Would be nice if significant costs for this could be charged to the senior management fo making these bad decisions. Unfortunately, as we know the largest losses will fall on everyone else. Although hopefully, it's no more unfair than the GFC bank bailouts and zero management accountability..

thimk
thimk

Boeing heavily discounted the planes, it was that or put them on Ebay.

Webej
Webej

It's not just the mistakes that were made. It's also the fraud committed in getting the thing approved. Nor is the FAA free of blame. But revising the authority of MCAS to 4× the original without resubmission of the plans is simply black letter fraud.

Six000mileyear
Six000mileyear

Today's "career" means moving often to keep the promotions and salary increases coming. With that observation, I've got to ask, "How many managers who made design decision on the 737-Max moved on before the problems surfaced?" Those who moved on will not be held accountable unless there was criminal intent or a complete disregard for human safety. Most likely a committee made the final approval, which hides individual responsibility. Such is the game inside a corporation.

Pabredig
Pabredig

Obviously, there are some serious issues with regards to the certification of the 737 max, but this isn't a new debacle. Airbus has had it's fair share of mistakes and lives were lost because of this plane makers mistakes. The fact is this article along with so many others is full of misinformation that leads people to believe all the details without fully understanding the processes that goes into engineering and then building planes. Yes, people died and that's unfortunate, but the simple fact is the pilots that flew those planes, didn't have enough flight time have any business being inside the cockpit of those planes.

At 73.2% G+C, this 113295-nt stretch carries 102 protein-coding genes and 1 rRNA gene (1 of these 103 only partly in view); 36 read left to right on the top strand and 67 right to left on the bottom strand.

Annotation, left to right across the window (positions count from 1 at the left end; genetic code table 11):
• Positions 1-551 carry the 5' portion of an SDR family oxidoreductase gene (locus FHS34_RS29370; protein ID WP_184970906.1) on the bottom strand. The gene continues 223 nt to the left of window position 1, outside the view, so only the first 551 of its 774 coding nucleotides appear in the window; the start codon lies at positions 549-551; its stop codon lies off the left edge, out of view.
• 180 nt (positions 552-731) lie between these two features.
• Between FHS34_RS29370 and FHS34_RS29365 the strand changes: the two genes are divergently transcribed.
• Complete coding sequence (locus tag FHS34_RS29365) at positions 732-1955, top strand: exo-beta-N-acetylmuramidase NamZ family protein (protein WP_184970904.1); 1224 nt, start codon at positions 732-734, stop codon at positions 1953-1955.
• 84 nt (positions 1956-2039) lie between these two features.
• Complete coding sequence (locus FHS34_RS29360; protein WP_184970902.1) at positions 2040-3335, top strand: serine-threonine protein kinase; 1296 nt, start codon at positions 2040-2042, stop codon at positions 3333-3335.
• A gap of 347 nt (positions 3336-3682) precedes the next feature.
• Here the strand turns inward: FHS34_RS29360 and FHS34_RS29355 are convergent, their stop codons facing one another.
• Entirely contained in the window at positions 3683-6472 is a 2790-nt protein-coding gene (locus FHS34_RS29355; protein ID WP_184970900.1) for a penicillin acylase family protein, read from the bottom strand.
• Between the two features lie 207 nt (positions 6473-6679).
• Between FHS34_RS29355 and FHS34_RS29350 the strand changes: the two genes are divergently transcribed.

Kranski
Kranski

So if the highest 346 executives and employees of Boeing took the seats on those doomed planes would they still design it the same way? Like, you know, cost-savings are very important.

SteveW***
SteveW***

Remember the previous Dreamliner battery issues/fires? What else has Boeing messed up and hidden in the 737 Max design? Why did 2+? sensors fail so early in working life? - I'd have a hunch there is something more to it like a systemic wiring fault or production issue Hope they do a comprehensive design audit of everything.

Personally I now have low trust in them to the point of really not wanting to fly on it.

Sechel
Sechel

The 737-max may have seemed like a brilliant financial stroke when they planned it but i don't see how they can save it. i would not fly it even if brought back into service. seems like some chickens coming home to roost.

gflop
gflop

While the debate "rages" here in the comments about BA management versus $9/hr programmers... I note the FAA approved all the nonsense, and accepted zero blame.

If taxpayers can get exactly the same results (eg the FAA is just going to rubber stamp the manufacturer) -- why can't taxpayers save some money by eliminating the FAA? They aren't actually checking anything.

Ditto the FDA. All these drugs coming to market, tested by their manufacturers. The FDA adds millions to the costs (and those millions in costs get passed on to customers) not to mention uncertainty. Yet, there is no reason to believe the FDA actually prevents bad drugs from making it to market. So why does the FDA exist? Consumers have to take their chances either way, the FDA just makes everything cost more.

Go ahead and tell us about all how the SEC saved public investors from getting fleeced... aaaand its gone.

For those keeping score, the FAA, FDA and SEC cost taxpayers billions each and every year (plus bureaucrats get a pension, guaranteed by taxpayers who don't get a pension).

awc13
awc13

"The testing of MCAS was done by Boeing on behalf of FAA."

unbelievable